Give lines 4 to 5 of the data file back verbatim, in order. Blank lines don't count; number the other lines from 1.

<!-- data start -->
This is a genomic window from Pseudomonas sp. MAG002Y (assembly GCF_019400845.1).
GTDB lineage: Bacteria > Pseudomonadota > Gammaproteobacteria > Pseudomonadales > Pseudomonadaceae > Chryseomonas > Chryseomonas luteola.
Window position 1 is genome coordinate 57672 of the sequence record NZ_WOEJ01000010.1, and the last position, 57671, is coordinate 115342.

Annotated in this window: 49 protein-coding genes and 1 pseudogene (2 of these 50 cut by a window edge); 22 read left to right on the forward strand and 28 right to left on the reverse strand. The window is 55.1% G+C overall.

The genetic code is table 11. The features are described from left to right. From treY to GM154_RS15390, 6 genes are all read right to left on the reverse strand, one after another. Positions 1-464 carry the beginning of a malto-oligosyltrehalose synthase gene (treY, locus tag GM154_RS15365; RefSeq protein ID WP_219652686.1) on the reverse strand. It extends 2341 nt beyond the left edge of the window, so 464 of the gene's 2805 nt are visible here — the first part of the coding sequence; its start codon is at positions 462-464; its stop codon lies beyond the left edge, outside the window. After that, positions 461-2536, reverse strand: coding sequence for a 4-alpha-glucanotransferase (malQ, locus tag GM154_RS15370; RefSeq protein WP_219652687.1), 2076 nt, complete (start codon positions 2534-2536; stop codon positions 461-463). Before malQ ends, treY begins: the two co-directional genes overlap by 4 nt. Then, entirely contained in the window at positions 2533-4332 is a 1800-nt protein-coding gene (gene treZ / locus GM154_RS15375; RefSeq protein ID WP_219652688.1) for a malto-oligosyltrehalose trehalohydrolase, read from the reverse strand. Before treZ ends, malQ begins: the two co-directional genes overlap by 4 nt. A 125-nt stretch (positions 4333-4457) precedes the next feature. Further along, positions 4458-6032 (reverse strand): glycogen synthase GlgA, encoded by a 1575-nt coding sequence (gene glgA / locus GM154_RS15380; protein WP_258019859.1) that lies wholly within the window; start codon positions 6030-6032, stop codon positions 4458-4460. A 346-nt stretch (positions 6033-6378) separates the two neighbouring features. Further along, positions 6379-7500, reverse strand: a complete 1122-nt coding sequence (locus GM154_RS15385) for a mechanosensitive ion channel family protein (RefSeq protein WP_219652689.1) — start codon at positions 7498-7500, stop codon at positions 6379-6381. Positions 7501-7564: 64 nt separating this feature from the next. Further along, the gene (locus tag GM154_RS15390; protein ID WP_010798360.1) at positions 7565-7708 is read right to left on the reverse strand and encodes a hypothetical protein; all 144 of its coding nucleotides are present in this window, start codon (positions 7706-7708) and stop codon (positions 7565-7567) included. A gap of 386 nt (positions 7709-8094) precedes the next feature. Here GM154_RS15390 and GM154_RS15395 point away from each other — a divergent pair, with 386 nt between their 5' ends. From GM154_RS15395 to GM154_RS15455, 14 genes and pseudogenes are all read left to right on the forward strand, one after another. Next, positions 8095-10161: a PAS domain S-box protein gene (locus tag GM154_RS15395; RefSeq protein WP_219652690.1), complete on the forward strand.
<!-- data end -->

Annotated in this window: 49 protein-coding genes and 1 pseudogene (2 of these 50 cut by a window edge); 22 read left to right on the forward strand and 28 right to left on the reverse strand. The window is 55.1% G+C overall.

The genetic code is table 11. The features are described from left to right. From treY to GM154_RS15390, 6 genes are all read right to left on the reverse strand, one after another. Positions 1-464 carry the beginning of a malto-oligosyltrehalose synthase gene (treY, locus tag GM154_RS15365; RefSeq protein ID WP_219652686.1) on the reverse strand. It extends 2341 nt beyond the left edge of the window, so 464 of the gene's 2805 nt are visible here — the first part of the coding sequence; its start codon is at positions 462-464; its stop codon lies beyond the left edge, outside the window. After that, positions 461-2536, reverse strand: coding sequence for a 4-alpha-glucanotransferase (malQ, locus tag GM154_RS15370; RefSeq protein WP_219652687.1), 2076 nt, complete (start codon positions 2534-2536; stop codon positions 461-463). Before malQ ends, treY begins: the two co-directional genes overlap by 4 nt. Then, entirely contained in the window at positions 2533-4332 is a 1800-nt protein-coding gene (gene treZ / locus GM154_RS15375; RefSeq protein ID WP_219652688.1) for a malto-oligosyltrehalose trehalohydrolase, read from the reverse strand. Before treZ ends, malQ begins: the two co-directional genes overlap by 4 nt. A 125-nt stretch (positions 4333-4457) precedes the next feature. Further along, positions 4458-6032 (reverse strand): glycogen synthase GlgA, encoded by a 1575-nt coding sequence (gene glgA / locus GM154_RS15380; protein WP_258019859.1) that lies wholly within the window; start codon positions 6030-6032, stop codon positions 4458-4460. A 346-nt stretch (positions 6033-6378) separates the two neighbouring features. Further along, positions 6379-7500, reverse strand: a complete 1122-nt coding sequence (locus GM154_RS15385) for a mechanosensitive ion channel family protein (RefSeq protein WP_219652689.1) — start codon at positions 7498-7500, stop codon at positions 6379-6381. Positions 7501-7564: 64 nt separating this feature from the next. Further along, the gene (locus tag GM154_RS15390; protein ID WP_010798360.1) at positions 7565-7708 is read right to left on the reverse strand and encodes a hypothetical protein; all 144 of its coding nucleotides are present in this window, start codon (positions 7706-7708) and stop codon (positions 7565-7567) included. A gap of 386 nt (positions 7709-8094) precedes the next feature. Here GM154_RS15390 and GM154_RS15395 point away from each other — a divergent pair, with 386 nt between their 5' ends. From GM154_RS15395 to GM154_RS15455, 14 genes and pseudogenes are all read left to right on the forward strand, one after another. Next, positions 8095-10161: a PAS domain S-box protein gene (locus tag GM154_RS15395; RefSeq protein WP_219652690.1), complete on the forward strand.